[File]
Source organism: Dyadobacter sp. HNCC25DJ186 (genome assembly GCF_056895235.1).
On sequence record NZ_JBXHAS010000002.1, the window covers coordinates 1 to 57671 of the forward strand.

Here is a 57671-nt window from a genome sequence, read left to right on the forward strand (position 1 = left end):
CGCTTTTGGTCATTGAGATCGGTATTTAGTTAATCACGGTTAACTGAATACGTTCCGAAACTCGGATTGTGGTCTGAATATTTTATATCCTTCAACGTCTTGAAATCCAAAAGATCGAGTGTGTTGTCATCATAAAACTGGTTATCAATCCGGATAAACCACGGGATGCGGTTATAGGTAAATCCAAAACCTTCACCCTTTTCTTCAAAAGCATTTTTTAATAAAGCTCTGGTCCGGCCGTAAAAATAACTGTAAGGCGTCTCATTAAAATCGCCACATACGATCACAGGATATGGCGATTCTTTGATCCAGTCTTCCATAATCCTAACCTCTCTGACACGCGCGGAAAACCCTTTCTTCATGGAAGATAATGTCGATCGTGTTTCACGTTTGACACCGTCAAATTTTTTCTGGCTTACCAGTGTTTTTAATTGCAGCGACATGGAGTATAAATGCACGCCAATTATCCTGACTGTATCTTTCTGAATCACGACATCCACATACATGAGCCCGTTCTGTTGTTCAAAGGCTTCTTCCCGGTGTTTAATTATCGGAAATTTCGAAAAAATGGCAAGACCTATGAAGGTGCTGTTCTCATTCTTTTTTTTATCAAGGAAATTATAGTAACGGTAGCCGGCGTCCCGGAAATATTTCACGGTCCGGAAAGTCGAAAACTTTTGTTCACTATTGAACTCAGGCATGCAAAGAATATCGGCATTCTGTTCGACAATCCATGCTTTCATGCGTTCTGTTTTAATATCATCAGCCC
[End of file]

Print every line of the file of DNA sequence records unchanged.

Source organism: Dyadobacter sp. HNCC25DJ186 (genome assembly GCF_056895235.1).
On sequence record NZ_JBXHAS010000002.1, the window covers coordinates 1 to 57671 of the forward strand.

Here is a 57671-nt window from a genome sequence, read left to right on the forward strand (position 1 = left end):
CGCTTTTGGTCATTGAGATCGGTATTTAGTTAATCACGGTTAACTGAATACGTTCCGAAACTCGGATTGTGGTCTGAATATTTTATATCCTTCAACGTCTTGAAATCCAAAAGATCGAGTGTGTTGTCATCATAAAACTGGTTATCAATCCGGATAAACCACGGGATGCGGTTATAGGTAAATCCAAAACCTTCACCCTTTTCTTCAAAAGCATTTTTTAATAAAGCTCTGGTCCGGCCGTAAAAATAACTGTAAGGCGTCTCATTAAAATCGCCACATACGATCACAGGATATGGCGATTCTTTGATCCAGTCTTCCATAATCCTAACCTCTCTGACACGCGCGGAAAACCCTTTCTTCATGGAAGATAATGTCGATCGTGTTTCACGTTTGACACCGTCAAATTTTTTCTGGCTTACCAGTGTTTTTAATTGCAGCGACATGGAGTATAAATGCACGCCAATTATCCTGACTGTATCTTTCTGAATCACGACATCCACATACATGAGCCCGTTCTGTTGTTCAAAGGCTTCTTCCCGGTGTTTAATTATCGGAAATTTCGAAAAAATGGCAAGACCTATGAAGGTGCTGTTCTCATTCTTTTTTTTATCAAGGAAATTATAGTAACGGTAGCCGGCGTCCCGGAAATATTTCACGGTCCGGAAAGTCGAAAACTTTTGTTCACTATTGAACTCAGGCATGCAAAGAATATCGGCATTCTGTTCGACAATCCATGCTTTCATGCGTTCTGTTTTAATATCATCAGCCC